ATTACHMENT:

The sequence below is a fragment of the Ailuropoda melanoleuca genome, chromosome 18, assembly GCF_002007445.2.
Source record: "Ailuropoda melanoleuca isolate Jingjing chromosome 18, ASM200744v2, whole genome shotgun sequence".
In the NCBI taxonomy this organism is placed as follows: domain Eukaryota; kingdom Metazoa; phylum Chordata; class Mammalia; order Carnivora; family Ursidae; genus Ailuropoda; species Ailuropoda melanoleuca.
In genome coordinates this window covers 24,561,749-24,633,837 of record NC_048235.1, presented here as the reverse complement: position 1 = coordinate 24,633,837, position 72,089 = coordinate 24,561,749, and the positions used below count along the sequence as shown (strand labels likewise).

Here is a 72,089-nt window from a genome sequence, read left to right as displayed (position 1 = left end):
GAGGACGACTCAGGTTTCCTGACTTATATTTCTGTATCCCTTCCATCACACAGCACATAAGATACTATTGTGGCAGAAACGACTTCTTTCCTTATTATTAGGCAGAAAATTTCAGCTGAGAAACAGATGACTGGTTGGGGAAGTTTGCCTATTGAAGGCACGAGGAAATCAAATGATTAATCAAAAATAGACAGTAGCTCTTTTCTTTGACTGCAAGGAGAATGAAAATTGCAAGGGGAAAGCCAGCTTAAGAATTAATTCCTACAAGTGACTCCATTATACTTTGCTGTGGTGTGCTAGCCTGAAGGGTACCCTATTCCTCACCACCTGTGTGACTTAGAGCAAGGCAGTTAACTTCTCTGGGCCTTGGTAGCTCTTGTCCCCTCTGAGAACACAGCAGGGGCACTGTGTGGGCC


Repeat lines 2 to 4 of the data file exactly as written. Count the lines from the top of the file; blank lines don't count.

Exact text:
Source record: "Ailuropoda melanoleuca isolate Jingjing chromosome 18, ASM200744v2, whole genome shotgun sequence".
In the NCBI taxonomy this organism is placed as follows: domain Eukaryota; kingdom Metazoa; phylum Chordata; class Mammalia; order Carnivora; family Ursidae; genus Ailuropoda; species Ailuropoda melanoleuca.
In genome coordinates this window covers 24,561,749-24,633,837 of record NC_048235.1, presented here as the reverse complement: position 1 = coordinate 24,633,837, position 72,089 = coordinate 24,561,749, and the positions used below count along the sequence as shown (strand labels likewise).